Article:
J.A. Happ and Hansel Robles have been added on the pitching side, but the Twins have yet to make a significant position player move this winter. There isn’t yet any news on the Nelson Cruz front, and Minnesota already said goodbye to a notable power bat when Eddie Rosario was non-tendered (though the team hopes that top prospect Alex Kirilloff can immediately step in to fill Rosario’s shoes). Before salaries were reduced last season, the Twins had a non-prorated $132MM payroll projected for 2020 and currently have a little over $100MM committed for the 2021 roster, so there is theoretically room to add at least one more big salary while still not approaching their 2020 spending.
Signing Semien would perhaps be an even more interesting move from the Brewers’ perspective, and it would mark the first big-ticket addition of the offseason within an NL Central that has collectively seemed more focused on cutting payroll than planning to contend. It could be that the division’s general inactivity has given Milwaukee some inspiration in making a move that could separate the team in the playoff race, even if it means stretching the budget to some extent. Granted, there was considerable debate over what Semien’s next contract would look like even in the early days of the offseason, and as we approach February, it’s possible Semien’s asking price has dipped into the Brewers’ range. Milwaukee had a pre-proration payroll of just under $97.5MM in 2020 and are just shy of $85MM in projected payroll for 2021 thanks to some notable contracts (including Ryan Braun) coming off the books.
Semien would immediately solidify a rather uncertain left side of the Milwaukee infield, as Orlando Arcia and Luis Urias are respectively slated as the starting shortstop and third baseman. Daniel Robertson and Jace Peterson have also been added this winter as backup infield options. Similar to the aforementioned scenario with Semien and the Twins, Semien would likely mostly play shortstop in Milwaukee but perhaps also get some work at other infield spots to stay in the lineup every day while the Brew Crew juggles their other players in and out of the lineup.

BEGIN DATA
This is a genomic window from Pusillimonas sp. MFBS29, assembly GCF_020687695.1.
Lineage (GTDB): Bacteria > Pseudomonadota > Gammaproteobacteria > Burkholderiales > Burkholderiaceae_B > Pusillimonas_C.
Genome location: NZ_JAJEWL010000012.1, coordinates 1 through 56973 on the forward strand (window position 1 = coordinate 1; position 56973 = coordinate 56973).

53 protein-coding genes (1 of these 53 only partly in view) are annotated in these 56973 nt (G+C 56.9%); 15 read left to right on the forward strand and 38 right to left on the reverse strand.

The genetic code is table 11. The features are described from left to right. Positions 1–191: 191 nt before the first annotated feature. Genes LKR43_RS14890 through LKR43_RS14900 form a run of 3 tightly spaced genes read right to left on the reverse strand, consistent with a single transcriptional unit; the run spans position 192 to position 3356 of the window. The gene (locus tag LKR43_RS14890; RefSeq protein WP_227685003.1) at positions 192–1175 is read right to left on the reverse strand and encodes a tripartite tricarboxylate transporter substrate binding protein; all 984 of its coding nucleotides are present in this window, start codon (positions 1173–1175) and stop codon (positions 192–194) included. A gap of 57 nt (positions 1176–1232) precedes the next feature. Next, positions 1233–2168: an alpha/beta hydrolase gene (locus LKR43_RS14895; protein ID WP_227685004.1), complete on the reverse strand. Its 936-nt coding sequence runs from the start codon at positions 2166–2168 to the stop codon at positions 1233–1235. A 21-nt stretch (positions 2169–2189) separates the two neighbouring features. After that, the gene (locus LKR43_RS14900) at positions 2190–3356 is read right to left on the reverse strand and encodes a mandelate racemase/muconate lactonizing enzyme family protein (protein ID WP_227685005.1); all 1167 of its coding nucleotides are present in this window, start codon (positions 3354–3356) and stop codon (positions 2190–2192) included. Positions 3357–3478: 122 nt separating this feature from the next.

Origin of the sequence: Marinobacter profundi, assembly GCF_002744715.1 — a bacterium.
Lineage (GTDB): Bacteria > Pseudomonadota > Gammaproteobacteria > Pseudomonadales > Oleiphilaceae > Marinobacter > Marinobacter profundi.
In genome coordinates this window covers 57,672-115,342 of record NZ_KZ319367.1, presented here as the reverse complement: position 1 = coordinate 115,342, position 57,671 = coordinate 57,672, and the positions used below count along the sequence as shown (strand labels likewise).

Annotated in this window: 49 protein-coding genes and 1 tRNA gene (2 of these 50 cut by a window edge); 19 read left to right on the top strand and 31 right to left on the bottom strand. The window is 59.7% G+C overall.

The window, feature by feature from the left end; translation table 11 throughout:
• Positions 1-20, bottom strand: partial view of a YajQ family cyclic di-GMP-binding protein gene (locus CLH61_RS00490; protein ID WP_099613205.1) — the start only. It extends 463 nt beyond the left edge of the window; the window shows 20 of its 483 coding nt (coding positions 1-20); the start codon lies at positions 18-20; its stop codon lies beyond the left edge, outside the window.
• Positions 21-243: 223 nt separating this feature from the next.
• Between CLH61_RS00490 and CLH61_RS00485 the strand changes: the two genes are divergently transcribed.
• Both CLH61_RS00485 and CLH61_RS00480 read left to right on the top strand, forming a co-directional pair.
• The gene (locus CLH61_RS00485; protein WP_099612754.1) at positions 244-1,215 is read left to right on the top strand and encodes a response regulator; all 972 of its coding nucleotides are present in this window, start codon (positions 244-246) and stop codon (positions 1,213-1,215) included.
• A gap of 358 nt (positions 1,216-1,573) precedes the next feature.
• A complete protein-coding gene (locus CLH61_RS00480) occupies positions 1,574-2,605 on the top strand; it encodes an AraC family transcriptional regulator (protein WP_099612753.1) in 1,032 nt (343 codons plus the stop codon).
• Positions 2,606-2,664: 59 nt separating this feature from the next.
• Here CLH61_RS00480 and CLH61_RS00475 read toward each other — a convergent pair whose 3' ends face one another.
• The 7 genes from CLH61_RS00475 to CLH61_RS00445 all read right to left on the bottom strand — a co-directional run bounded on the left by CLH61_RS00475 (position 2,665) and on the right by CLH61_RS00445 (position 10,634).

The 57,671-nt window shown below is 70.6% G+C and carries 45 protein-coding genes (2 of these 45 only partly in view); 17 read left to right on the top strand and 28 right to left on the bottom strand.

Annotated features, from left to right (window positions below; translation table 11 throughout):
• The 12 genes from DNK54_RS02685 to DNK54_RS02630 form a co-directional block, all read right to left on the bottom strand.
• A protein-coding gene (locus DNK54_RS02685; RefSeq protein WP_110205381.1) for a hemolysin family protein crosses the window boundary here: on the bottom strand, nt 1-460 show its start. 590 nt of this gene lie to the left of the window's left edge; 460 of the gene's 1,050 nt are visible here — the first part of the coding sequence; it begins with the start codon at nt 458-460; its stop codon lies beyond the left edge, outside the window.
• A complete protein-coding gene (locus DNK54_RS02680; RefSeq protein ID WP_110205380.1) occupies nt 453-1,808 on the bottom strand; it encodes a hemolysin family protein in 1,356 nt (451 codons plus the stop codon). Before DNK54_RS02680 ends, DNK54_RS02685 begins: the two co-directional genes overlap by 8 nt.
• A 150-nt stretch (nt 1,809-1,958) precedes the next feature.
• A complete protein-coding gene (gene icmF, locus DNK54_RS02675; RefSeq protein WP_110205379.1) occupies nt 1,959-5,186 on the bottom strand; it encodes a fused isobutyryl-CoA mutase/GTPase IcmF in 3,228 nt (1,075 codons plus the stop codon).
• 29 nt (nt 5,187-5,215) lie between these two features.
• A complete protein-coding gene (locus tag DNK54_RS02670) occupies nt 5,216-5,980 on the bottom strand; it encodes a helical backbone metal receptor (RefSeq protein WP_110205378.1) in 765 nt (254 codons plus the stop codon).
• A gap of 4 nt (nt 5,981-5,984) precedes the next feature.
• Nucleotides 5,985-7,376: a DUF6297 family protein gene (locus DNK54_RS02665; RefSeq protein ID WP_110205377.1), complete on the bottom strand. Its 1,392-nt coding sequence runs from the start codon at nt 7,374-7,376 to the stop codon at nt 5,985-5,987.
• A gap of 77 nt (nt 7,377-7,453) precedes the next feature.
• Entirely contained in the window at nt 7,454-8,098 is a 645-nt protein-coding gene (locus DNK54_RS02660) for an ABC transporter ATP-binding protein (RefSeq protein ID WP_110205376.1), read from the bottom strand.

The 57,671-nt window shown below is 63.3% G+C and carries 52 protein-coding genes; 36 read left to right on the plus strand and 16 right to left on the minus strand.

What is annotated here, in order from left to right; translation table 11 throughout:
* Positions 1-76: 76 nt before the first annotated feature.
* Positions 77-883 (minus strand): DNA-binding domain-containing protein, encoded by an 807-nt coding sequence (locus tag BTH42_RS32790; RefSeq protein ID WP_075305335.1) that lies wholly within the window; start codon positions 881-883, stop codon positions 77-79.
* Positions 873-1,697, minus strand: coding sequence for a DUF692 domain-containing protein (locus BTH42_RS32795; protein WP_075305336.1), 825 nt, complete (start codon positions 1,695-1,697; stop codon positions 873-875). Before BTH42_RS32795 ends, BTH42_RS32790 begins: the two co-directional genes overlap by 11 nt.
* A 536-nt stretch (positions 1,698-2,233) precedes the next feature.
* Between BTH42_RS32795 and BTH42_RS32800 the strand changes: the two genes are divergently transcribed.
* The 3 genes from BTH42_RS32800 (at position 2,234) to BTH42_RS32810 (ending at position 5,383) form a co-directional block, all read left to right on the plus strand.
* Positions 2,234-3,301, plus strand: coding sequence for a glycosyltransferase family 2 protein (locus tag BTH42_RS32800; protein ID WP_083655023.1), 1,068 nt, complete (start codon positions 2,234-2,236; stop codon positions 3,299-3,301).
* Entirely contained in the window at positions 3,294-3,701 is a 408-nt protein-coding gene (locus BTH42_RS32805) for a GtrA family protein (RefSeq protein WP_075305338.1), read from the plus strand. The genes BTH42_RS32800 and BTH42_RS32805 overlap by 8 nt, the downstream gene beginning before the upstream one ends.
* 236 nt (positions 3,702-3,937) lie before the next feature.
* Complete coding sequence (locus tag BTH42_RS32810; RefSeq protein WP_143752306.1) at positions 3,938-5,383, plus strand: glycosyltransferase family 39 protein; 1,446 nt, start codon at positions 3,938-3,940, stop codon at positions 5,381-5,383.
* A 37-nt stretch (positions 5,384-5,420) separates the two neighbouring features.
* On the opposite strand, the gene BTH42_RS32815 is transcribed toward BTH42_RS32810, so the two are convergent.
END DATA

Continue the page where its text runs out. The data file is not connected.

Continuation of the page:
- The Dodgers, Brewers, Yankees, and Red Sox are among the teams interested in Marcell Ozuna, according to Hector Gomez of Deportivo Z 101 (via Twitter). These four clubs are new additions to Ozuna’s market, while the Twins and Mets (also mentioned by Gomez) were linked to the slugger earlier this winter. Ozuna is looking for at least a four-year contract, Gomez writes. While financial demands weren’t mentioned, it can be assumed that Ozuna is looking for enough money to put the Dodgers and Yankees well over the $210MM luxury tax threshold, so it’s possible their interest is somewhat limited. Such a signing would also put Boston close to the threshold, and while the Brewers are nowhere near the tax line, it would represent a very bold move by a Milwaukee team that wasn’t expected to spend much this winter. It has been a relatively quiet offseason for Ozuna on the rumor mill, as his market may be dependent on whether or not the NL has a designated hitter spot available in 2021 and beyond.
The deadline to exchange arbitration figures is today at 1pm ET. As of this morning, there were 125 arbitration-eligible players who’d yet to agree to terms on their contract for the upcoming 2021 season. Arbitration is muddier than ever before thanks to the shortened 2020 schedule, which most believe will lead to record number of arb hearings this winter. Be that as it may, it’s still reasonable to expect dozens of contractual agreements to filter in over the next couple of hours.